Cricket fades as the West Indies takes to soccer

Every four years we have cricket’s version of the World Cup and this year the West Indies is hosting it. The premiere event in the cricketing world, the ICC Cricket World Cup starts this March and goes on for a month. The term West Indies is a quaint throwback easily recognizable to anyone familiar with British colonialism and cricket (these two entities are inseparable) and refers to the countries of Jamaica, Trinidad and Tobago, and Barbados to name a few of the former dozen English colonies. When one refers to the West Indies playing cricket it is these ex-colonies rather than other parts of the West Indies such as Cuba, Haiti, Puerto Rico, Martinique and Dominican Republic ruled by a host of other colonial powers where cricket is rarely played.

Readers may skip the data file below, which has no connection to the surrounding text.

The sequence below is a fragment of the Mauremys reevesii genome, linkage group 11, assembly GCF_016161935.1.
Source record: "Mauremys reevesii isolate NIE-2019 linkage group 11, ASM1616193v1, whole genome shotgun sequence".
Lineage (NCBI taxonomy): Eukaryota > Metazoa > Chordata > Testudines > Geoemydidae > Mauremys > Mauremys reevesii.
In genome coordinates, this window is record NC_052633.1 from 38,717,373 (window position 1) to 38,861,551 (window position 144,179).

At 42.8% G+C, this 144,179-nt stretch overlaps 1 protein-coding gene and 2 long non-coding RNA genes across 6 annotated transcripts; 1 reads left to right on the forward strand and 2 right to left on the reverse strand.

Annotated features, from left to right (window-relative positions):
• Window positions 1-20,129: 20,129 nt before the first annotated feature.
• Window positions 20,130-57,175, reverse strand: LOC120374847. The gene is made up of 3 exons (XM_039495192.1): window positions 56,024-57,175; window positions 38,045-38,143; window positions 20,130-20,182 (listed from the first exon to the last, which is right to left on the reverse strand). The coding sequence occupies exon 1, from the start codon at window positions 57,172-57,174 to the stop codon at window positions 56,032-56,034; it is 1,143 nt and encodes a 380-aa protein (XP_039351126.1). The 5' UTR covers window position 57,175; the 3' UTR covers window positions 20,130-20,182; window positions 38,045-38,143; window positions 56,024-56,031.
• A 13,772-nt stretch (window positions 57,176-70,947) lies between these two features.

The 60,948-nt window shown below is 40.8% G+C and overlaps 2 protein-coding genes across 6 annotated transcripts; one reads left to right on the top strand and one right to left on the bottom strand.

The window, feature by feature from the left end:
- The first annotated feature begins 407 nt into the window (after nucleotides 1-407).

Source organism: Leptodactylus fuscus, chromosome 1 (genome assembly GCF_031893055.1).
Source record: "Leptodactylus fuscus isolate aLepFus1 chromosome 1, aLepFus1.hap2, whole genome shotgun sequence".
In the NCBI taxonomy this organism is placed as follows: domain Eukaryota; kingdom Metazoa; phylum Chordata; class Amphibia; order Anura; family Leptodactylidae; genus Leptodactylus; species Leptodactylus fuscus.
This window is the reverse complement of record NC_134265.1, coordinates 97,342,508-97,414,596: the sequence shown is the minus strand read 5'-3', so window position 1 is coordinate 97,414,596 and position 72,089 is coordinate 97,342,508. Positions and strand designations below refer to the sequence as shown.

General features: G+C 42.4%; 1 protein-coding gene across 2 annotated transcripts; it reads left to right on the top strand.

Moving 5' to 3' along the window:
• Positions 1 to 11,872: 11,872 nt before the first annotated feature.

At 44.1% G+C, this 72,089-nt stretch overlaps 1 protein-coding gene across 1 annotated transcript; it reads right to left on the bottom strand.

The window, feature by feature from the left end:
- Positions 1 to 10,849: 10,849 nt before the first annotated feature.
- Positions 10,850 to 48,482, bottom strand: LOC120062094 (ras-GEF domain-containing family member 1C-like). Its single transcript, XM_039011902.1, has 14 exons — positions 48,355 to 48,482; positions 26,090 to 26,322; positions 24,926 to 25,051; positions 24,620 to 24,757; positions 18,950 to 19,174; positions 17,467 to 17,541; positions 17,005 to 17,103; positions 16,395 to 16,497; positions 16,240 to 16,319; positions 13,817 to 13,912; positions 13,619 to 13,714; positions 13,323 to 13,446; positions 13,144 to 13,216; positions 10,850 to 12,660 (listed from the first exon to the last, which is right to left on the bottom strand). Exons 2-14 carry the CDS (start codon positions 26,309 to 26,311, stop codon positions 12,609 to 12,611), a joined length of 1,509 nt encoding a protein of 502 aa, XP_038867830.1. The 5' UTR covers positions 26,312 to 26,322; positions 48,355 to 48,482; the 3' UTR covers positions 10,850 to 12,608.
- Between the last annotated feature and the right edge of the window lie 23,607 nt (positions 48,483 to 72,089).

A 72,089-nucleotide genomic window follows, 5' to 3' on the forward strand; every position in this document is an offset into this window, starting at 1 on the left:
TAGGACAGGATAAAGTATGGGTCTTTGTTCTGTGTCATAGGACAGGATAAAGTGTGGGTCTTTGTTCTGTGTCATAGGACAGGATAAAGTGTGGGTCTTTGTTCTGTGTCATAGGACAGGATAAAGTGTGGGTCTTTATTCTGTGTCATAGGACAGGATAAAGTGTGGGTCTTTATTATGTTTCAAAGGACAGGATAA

Jamaica, Antigua, Trinidad and Tobago and the rest of the British West Indies are all independent entities but form a loose confederation when it comes to playing cricket. A phenomenon very distinct from how these countries represent themselves separately in soccer or the Olympics. The Windies as they are called were at onetime considered the Brazilians of soccer, an unstoppable force. Anyone familiar with cricket will instantly recall legends like Garfield Sobers, Lance Gibbs, Rohan Kanhai and the three W’s, Weekes, Walcott, and Worrell. Their dominance began in the 1960’s and for the next twenty five years they ruled cricket. As with Brazil their talent was unbounded and unfettered. The beaches of the West Indies was dotted with children playing cricket just like the Copa is filled with Brazilians showing off their skills in soccer, hoping to be the next Zico or Pele. Growing up in India, where cricket is a passion we felt the truly awesome power of the Windies over the years. The steadiest opening pair in Gordon Greenidge and Roy Fredericks, the power of Viv Richards repeatedly hooking balls for six against an impotent Indian attack, the dancing feet of Alvin Kallicharan elegantly cover driving the ball, a diminutive Malcolm Marshall who could extract lethal pace from even the most lifeless of Indian pitches and whose vicious bouncers were one reason why batsmen wear helmets, the gazelle like grace of Michael Holding, and the spectacle of almost 7′ tall Joel ‘Big Bird’ Garner swooping down and bowling from a stratospheric 11′ . And we have not even mentioned Clive Lloyd who swat balls imperiously with the heaviest bat in business. It made no difference who coached the Windies or who faced them. Yep, in those days we were lucky if a test match went beyond the third day. Even a second rate 1980’s West Indies team decimated by its stars leaving for the lucrative Kerry Packer league was streets ahead of any other team. West Indian cricket was bolstered by Michael Manley, the Jamaican PM, and a vocal proponent of Pan Caribbean nationalism who saw it as an important part in coalescing against US intervention in the region just as Kwame Nkrumah did soccer in the nascent rise of African nationalism against the British. But with Manley’s death in 1997 the differences between these countries sharpened. Cricket took a nosedive as a group of disparate and incohesive West Indian players led by the supremely talented Brian Lara met with a series of defeats. The infallibility of the West Indies had ended.